Quantcast

EPA Pulls Scientists From Talk on Climate Change, Highlighting Fears Agency Is 'Muzzling' Staff

Climate
Scott Pruitt. Gage Skidmore / Flickr

Ever since Scott Pruitt took the helm of the U.S. Environmental Protection Agency (EPA), he has worked to undo decades of hard-fought climate protections, denied that carbon dioxide is a "primary contributor" to climate change, and even removed mentions of the term "climate change" from agency websites.

Now, the agency has canceled the speaking appearances of three of its scientists to discuss the topic at a conference in Rhode Island on Monday, highlighting "widespread concern that the EPA will silence scientists from speaking publicly on climate change," the New York Times reported Sunday.


EPA research ecologist Autumn Oczkowski, EPA postdoctoral fellow Rose Martin and EPA consultant Emily Shumchenia were scheduled to speak at the State of the Narragansett Bay and Watershed—a conference timed with the release of a 400-page report on the state of the watershed and estuary.

Oczkowski was due to give the keynote speech. Martin and Shumchenia were due to speak on a panel about the biological implications of climate change. The scientists also contributed substantial material to the report, which features findings on how climate change affects the area's air and water temperatures, precipitation, sea level and fish.

Tom Borden, program director for the Narragansett Bay Estuary Program, confirmed that the EPA canceled the appearances and said that no other agency staff or affiliates will speak at the event.

"I was not really provided with a clear explanation," Borden said.

The Narragansett Bay Estuary Program is one of 28 state-based estuary programs funded by the EPA. The agency provides about $600,000 annually to the Narragansett Bay program. Pruitt, however, plans to eliminate the national program in his 2018 proposed budget.

"It's definitely a blatant example of the scientific censorship we all suspected was going to start being enforced at EPA," said John King, who also works on the program. "They don't believe in climate change, so I think what they're trying to do is stifle discussions of the impacts of climate change."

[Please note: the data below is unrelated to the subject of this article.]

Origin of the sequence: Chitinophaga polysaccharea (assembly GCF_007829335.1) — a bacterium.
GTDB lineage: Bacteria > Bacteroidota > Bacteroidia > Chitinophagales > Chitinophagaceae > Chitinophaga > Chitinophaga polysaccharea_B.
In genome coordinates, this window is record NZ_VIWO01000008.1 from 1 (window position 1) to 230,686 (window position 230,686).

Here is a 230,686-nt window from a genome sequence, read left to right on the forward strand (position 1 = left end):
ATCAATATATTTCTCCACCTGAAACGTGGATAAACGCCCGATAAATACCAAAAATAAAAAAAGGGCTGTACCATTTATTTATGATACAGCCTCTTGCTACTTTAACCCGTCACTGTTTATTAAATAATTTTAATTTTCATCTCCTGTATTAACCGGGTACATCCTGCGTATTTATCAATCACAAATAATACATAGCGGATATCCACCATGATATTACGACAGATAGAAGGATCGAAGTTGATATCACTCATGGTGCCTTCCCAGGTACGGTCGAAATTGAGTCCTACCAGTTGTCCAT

Jack Reed, U.S. Senator from Rhode Island, also tweeted: "Muzzling #EPA scientists won't do anything to address #climatechange. We need well-informed policy & action."

But EPA spokesperson John Konkus wrote in an email to Washington Post that "EPA scientists are attending, they simply are not presenting, it is not an EPA conference."

The Post also reported that "at least one senior regional EPA official" will attend the event.

EcoWatch Daily Newsletter

A Starbucks barista prepares a drink at a Starbucks Coffee Shop location in New York. Ramin Talaie / Corbis via Getty Images

By Cathy Cassata

Are you getting your fill of Starbucks' new Almondmilk Honey Flat White, Oatmilk Honey Latte, and Coconutmilk Latte, but wondering just how healthy they are?

Read More
Radiation warning sign at the Union Carbide uranium mill in Rifle, Colorado, in 1972. Credit: National Archives / Environmental Protection Agency, public domain

By Sharon Kelly

Back in April last year, the Trump administration's Environmental Protection Agency decided it was "not necessary" to update the rules for toxic waste from oil and gas wells. Torrents of wastewater flow daily from the nation's 1.5 million active oil and gas wells and the agency's own research has warned it may pose risks to the country's drinking water supplies.

Read More
Sponsored
Swedish climate activist Greta Thunberg takes part in a "Friday for Future" youth demonstration in a street of Davos on Jan. 24, 2020 on the sideline of the World Economic Forum annual meeting. FABRICE COFFRINI / AFP via Getty Images

Treasury Secretary Steven Mnuchin pretended not to know who Greta Thunberg is, and then he told her to get a degree in economics before giving world leaders advice, as The Guardian reported.

Read More
The Visible Infrared Imaging Radiometer Suite on the Suomi NPP satellite acquired this image of forest fire smoke hovering over North America on Aug. 15, 2018. NASA Earth Observatory

New York City isn't known for having the cleanest air, but researchers traced recent air pollution spikes there to two surprising sources — fires hundreds of miles away in Canada and the southeastern U.S.

Read More
If temperatures continue to rise, the world is at risk from global sea-level rise, which will flood many coastal cities as seen above in Bangladesh. NurPhoto / Contributor / Getty Images

The mounting climate emergency may spur the next global financial crisis and the world's central banks are woefully ill equipped to handle the consequences, according to a new book-length report by the Bank for International Settlements (BIS), as S&P Global reported. Located in Basel, Switzerland, the BIS is an umbrella organization for the world's central banks.

Read More